The Hidden Meaning Behind Handwritten Signs


Handwritten Signs

Handwritten signs are a bad sign.

A crumpled, often illegible admission that something is wrong.

Department, peer or vendor, a mistake was made and the band-aid is a hastily posted sign.

And rather than fix it, you ask the customer to work harder.

Sure, not all signs are bad — nor are they all handwritten (comic sans joke goes here) — but most of them share an origin of confusion.

Signals from Signs

Two examples, two different types of handwritten signs — both signals of an underlying issue.

Standing in line at the local movie theater on a rainy Sunday afternoon, I spotted the significantly shorter line at the ticket kiosk. I say spotted, because the kiosk was shoved into a corner behind a closed ticket window.

Evaluating the line of 25-30 people in front me, my family waiting inside the lobby and the 2 other people who had also discovered the kiosk, I made the switch.

Tapping a gift card on my leg I noticed a laminated, back-office printed sign dangling from the bottom of the touch screen. Unfortunately the type was so small, I could not make it out until I was reaching to make a selection.

SORRY – gift cards are not accepted at this kiosk.

Please see the ticket booth.

Thanks.
Management

A personal example, but I am confident you are thinking of a similar scenario.

One other example from a recent client.

Judy (not her name), managed the customer relationship management program for a rather large destination marketing organization.

We had conducted a phone interview with Judy during the initial research phase, asking her quite a few questions about her work, the program and challenges that she was encountering.

But it was not until we saw Judy’s office that we truly understood the process she was describing (and minimizing).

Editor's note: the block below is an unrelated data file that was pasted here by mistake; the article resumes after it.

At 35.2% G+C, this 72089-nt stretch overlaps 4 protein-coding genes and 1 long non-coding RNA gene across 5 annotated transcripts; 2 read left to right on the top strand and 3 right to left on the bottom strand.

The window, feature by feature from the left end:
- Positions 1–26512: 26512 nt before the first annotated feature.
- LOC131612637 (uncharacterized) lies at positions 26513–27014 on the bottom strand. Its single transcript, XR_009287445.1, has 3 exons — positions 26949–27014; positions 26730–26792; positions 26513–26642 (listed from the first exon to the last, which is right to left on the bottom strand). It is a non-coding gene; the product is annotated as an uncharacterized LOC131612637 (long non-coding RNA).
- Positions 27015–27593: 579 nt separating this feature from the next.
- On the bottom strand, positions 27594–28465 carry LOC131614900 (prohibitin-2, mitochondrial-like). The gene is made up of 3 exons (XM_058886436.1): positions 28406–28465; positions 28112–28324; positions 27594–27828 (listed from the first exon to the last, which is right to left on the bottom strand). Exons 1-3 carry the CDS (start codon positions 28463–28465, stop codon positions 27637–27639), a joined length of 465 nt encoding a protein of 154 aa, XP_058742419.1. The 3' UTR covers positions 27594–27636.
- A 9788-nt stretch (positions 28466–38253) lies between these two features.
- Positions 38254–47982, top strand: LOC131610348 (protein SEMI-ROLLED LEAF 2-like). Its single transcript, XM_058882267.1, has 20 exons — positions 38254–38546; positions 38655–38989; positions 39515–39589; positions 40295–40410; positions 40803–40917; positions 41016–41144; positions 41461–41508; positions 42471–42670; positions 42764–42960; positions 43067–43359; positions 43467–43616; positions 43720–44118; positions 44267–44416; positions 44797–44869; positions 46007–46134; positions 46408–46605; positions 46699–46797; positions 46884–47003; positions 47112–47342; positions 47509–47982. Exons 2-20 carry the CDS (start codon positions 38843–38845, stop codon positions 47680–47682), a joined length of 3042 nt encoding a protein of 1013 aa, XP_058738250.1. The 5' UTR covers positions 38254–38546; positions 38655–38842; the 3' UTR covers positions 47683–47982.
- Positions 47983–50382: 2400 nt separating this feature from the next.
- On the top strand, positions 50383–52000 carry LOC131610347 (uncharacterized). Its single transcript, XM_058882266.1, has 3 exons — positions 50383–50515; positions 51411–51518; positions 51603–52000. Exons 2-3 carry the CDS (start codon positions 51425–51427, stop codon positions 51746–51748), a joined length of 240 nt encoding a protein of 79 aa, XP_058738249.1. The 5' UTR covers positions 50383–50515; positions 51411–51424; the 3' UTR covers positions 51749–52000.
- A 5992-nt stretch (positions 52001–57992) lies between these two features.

postitmonitor

Ringing her computer like a string of Tibetan prayer flags were 37 Post-it notes (we counted), each with a work-around, shortcut or reminder of a former hack to circumvent the CRM program.

Some looked like they had been on there for years. In fact, Judy later admitted to moving the Post-it’s from an old monitor to this new one.

Which was installed in 2012.

Signs between Silos

Signs often appear when a process is poorly conceived and implemented, typically through a combination of departments, vendors and employees.

The experience was not considered from the customer point-of-view and therefore a service gap is created.

This gap is causing an issue for the customer and therefore a sign is required to redirect the action.

Take our movie theater kiosk example.

This was not a small, independent chain, but rather one of the big box brands. And while we are not privy to the project management aspects of the kiosk strategy, one could easily see how my experience could be controlled by 3 different departments / vendors: gift cards, kiosk and ticketing.

Same for our CRM example, but with an additional layer of actors.

Internal software company silos, plus external client behaviors equal an unknown issue in terms of the customer (Judy) experience.

In both examples, the lifespan (old Post-its) and sturdiness (the laminated paper) of the sign can be directly correlated to the scale of the internal communication issue.

Which is the hidden meaning behind handwritten signs.

Internal departments not communicating and considering the experience from the customer perspective.

I notice these underlying communication issues constantly.

And now, you will too.

Next time you walk through your hotel, buy tickets at a movie theater or look up at your monitor, consider the handwritten sign.

Why is it there?

What can we do to improve communication?

And how do we get this old laminated sign out of the customer’s experience?

Comment? @travel2dot0 or email.